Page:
Chess: Can you checkmate China’s world No3?
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Russia’s emerging talent Daniil Dubov, 24, outplayed the five-time US champion Hikaru Nakamura this week in the final of the $150,000 Lindores Abbey . Both the semi-final, where Nakamura defeated world champion Magnus Carlsen, and the final attracted online audiences of more than 75,000.
Carlsen won all three games on the first day, but then Nakamura viewed his opponent on his webcam and, sensing that Carlsen seemed out of sorts, made excellent use of his opening prep and speed skills to win.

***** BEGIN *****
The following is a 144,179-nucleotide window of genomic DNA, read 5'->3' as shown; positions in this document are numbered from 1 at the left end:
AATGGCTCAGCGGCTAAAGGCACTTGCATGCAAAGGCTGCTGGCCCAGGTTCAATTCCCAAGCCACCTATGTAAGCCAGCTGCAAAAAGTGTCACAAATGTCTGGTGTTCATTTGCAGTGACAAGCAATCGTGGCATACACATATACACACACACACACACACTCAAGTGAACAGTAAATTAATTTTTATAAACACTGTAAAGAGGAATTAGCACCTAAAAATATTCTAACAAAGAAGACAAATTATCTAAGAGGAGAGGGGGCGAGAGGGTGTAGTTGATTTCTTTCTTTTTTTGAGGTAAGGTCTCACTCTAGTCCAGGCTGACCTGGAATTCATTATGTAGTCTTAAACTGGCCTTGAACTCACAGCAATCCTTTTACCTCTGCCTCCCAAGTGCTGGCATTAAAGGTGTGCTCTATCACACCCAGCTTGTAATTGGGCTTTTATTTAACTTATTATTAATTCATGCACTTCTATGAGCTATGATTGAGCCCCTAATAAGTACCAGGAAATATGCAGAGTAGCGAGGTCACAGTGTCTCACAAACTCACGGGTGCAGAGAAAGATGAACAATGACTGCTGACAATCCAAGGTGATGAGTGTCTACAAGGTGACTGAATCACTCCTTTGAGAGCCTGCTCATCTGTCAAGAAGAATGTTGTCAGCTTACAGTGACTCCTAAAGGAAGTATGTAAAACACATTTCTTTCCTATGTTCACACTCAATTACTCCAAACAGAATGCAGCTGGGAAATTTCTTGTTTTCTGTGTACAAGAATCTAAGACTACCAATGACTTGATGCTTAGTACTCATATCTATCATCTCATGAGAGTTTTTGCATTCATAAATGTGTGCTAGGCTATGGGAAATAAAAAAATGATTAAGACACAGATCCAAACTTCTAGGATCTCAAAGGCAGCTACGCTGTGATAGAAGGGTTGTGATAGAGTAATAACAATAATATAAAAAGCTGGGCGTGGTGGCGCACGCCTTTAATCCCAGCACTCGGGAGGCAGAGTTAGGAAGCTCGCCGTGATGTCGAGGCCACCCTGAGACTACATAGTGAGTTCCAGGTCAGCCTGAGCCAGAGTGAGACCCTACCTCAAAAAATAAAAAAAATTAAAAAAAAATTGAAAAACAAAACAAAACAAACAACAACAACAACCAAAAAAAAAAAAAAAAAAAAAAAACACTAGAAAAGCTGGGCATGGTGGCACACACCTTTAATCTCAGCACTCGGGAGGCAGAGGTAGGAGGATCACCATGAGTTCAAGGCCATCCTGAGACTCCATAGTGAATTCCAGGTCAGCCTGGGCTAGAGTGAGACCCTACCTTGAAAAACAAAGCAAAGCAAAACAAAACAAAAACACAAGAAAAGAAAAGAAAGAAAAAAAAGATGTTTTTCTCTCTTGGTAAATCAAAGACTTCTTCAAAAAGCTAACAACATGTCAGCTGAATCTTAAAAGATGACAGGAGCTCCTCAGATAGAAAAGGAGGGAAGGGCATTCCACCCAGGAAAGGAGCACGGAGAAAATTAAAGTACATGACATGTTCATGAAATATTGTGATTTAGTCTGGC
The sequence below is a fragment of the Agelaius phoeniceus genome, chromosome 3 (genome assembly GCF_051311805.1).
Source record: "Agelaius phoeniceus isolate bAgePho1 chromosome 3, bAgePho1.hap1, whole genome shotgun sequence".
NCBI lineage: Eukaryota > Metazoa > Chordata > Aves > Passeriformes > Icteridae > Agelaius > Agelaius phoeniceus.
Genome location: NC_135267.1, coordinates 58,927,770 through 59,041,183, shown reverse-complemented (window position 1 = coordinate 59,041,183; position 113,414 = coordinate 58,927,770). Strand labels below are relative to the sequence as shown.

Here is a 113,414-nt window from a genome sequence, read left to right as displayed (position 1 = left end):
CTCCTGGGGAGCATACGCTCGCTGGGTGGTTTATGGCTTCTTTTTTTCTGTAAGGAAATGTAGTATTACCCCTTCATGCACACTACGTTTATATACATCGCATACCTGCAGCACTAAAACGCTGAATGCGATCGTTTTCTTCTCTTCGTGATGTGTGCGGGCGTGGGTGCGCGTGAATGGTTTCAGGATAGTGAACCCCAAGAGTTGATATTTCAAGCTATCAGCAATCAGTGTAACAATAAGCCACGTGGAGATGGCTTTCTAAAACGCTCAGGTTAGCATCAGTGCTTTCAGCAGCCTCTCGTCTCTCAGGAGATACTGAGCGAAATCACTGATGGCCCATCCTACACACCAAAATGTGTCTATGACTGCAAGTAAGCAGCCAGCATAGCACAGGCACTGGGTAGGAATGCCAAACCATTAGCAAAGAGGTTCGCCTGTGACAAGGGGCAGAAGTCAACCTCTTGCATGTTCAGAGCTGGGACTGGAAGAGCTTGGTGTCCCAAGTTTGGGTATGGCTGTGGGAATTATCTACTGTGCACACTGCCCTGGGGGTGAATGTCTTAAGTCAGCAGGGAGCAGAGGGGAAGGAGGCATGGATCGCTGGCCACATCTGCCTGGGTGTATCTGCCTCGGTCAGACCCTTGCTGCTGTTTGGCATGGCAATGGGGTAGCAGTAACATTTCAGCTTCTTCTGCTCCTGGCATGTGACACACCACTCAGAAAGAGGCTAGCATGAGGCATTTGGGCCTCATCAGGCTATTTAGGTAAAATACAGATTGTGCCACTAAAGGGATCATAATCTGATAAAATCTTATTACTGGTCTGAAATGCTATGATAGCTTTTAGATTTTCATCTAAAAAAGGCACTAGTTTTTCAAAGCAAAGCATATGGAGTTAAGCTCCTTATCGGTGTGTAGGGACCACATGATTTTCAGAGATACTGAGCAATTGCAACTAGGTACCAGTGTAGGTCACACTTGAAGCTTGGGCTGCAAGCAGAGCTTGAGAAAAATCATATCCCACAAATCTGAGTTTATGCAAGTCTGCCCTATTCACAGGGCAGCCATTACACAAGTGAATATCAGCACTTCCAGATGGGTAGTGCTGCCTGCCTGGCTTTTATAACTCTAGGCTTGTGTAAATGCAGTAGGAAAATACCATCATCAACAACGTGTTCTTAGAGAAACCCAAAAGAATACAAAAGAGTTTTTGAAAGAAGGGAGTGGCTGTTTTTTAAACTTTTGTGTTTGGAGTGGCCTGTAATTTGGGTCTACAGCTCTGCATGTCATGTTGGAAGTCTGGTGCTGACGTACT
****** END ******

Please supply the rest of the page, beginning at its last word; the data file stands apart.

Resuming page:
The twist in the final came at the end, in the sudden death Armageddon game. Nakamura selected Black, relying on his speedy technique. But Dubov has a repertoire of offbeat openings and brought out the rare Vienna Game 1 e4 d5 2 Nc3 . It worked as the American, out of his comfort zone, blundered early and lost a piece.
Online chess is good free entertainment. Try it, both watching and playing are simple — lichess.org is the best site for newcomers.
The online action moves to St Louis this weekend, where Rex Sinquefield hosts the first major US event since the pandemic began. Both Carlsen and the world No2 Fabiano Caruana are competing for $265,000, a new prize fund record for online chess. Play starts 7pm BST on Saturday June 6, and can be watched free and live with commentaries at uschesschamps.com
Ding Liren v Daniil Dubov. How did Black (to move) checkmate China’s world No3?
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